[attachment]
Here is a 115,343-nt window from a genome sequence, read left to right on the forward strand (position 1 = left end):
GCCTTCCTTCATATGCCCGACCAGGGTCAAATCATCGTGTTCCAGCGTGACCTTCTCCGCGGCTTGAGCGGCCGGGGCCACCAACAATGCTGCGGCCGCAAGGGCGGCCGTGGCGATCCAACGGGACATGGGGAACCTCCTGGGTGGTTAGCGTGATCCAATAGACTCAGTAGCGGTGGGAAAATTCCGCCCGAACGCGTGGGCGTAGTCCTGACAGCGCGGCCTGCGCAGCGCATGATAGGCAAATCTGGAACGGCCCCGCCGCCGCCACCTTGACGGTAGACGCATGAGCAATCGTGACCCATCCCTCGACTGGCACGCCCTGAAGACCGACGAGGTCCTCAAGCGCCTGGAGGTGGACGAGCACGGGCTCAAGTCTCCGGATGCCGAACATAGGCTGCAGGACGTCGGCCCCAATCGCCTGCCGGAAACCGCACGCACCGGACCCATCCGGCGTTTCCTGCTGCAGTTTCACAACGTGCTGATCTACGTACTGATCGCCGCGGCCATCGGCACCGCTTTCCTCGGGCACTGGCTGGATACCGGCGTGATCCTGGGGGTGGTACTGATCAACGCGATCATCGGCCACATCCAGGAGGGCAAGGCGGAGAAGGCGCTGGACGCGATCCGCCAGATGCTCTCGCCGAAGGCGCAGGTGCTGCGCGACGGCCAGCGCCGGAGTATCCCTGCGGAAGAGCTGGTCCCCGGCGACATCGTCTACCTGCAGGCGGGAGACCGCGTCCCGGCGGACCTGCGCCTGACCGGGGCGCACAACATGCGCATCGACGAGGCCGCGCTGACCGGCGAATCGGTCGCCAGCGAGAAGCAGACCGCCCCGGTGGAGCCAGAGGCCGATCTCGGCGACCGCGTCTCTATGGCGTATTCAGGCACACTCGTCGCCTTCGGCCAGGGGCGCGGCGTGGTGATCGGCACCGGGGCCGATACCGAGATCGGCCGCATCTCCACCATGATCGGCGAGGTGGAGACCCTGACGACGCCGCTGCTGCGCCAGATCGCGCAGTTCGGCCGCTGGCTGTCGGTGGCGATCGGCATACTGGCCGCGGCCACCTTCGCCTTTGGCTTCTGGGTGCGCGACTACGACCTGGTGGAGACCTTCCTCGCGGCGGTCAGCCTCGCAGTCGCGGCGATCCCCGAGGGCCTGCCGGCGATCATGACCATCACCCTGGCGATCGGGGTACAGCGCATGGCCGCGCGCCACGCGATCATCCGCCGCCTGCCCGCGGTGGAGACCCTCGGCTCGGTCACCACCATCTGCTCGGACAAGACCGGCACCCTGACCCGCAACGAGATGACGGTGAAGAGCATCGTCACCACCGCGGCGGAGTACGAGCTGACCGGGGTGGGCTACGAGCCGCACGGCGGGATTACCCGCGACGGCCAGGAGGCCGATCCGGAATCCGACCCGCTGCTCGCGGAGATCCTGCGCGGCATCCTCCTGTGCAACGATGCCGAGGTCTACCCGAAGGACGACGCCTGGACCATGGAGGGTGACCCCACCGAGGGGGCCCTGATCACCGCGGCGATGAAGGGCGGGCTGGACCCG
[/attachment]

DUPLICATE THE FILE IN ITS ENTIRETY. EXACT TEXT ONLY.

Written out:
Here is a 115,343-nt window from a genome sequence, read left to right on the forward strand (position 1 = left end):
GCCTTCCTTCATATGCCCGACCAGGGTCAAATCATCGTGTTCCAGCGTGACCTTCTCCGCGGCTTGAGCGGCCGGGGCCACCAACAATGCTGCGGCCGCAAGGGCGGCCGTGGCGATCCAACGGGACATGGGGAACCTCCTGGGTGGTTAGCGTGATCCAATAGACTCAGTAGCGGTGGGAAAATTCCGCCCGAACGCGTGGGCGTAGTCCTGACAGCGCGGCCTGCGCAGCGCATGATAGGCAAATCTGGAACGGCCCCGCCGCCGCCACCTTGACGGTAGACGCATGAGCAATCGTGACCCATCCCTCGACTGGCACGCCCTGAAGACCGACGAGGTCCTCAAGCGCCTGGAGGTGGACGAGCACGGGCTCAAGTCTCCGGATGCCGAACATAGGCTGCAGGACGTCGGCCCCAATCGCCTGCCGGAAACCGCACGCACCGGACCCATCCGGCGTTTCCTGCTGCAGTTTCACAACGTGCTGATCTACGTACTGATCGCCGCGGCCATCGGCACCGCTTTCCTCGGGCACTGGCTGGATACCGGCGTGATCCTGGGGGTGGTACTGATCAACGCGATCATCGGCCACATCCAGGAGGGCAAGGCGGAGAAGGCGCTGGACGCGATCCGCCAGATGCTCTCGCCGAAGGCGCAGGTGCTGCGCGACGGCCAGCGCCGGAGTATCCCTGCGGAAGAGCTGGTCCCCGGCGACATCGTCTACCTGCAGGCGGGAGACCGCGTCCCGGCGGACCTGCGCCTGACCGGGGCGCACAACATGCGCATCGACGAGGCCGCGCTGACCGGCGAATCGGTCGCCAGCGAGAAGCAGACCGCCCCGGTGGAGCCAGAGGCCGATCTCGGCGACCGCGTCTCTATGGCGTATTCAGGCACACTCGTCGCCTTCGGCCAGGGGCGCGGCGTGGTGATCGGCACCGGGGCCGATACCGAGATCGGCCGCATCTCCACCATGATCGGCGAGGTGGAGACCCTGACGACGCCGCTGCTGCGCCAGATCGCGCAGTTCGGCCGCTGGCTGTCGGTGGCGATCGGCATACTGGCCGCGGCCACCTTCGCCTTTGGCTTCTGGGTGCGCGACTACGACCTGGTGGAGACCTTCCTCGCGGCGGTCAGCCTCGCAGTCGCGGCGATCCCCGAGGGCCTGCCGGCGATCATGACCATCACCCTGGCGATCGGGGTACAGCGCATGGCCGCGCGCCACGCGATCATCCGCCGCCTGCCCGCGGTGGAGACCCTCGGCTCGGTCACCACCATCTGCTCGGACAAGACCGGCACCCTGACCCGCAACGAGATGACGGTGAAGAGCATCGTCACCACCGCGGCGGAGTACGAGCTGACCGGGGTGGGCTACGAGCCGCACGGCGGGATTACCCGCGACGGCCAGGAGGCCGATCCGGAATCCGACCCGCTGCTCGCGGAGATCCTGCGCGGCATCCTCCTGTGCAACGATGCCGAGGTCTACCCGAAGGACGACGCCTGGACCATGGAGGGTGACCCCACCGAGGGGGCCCTGATCACCGCGGCGATGAAGGGCGGGCTGGACCCG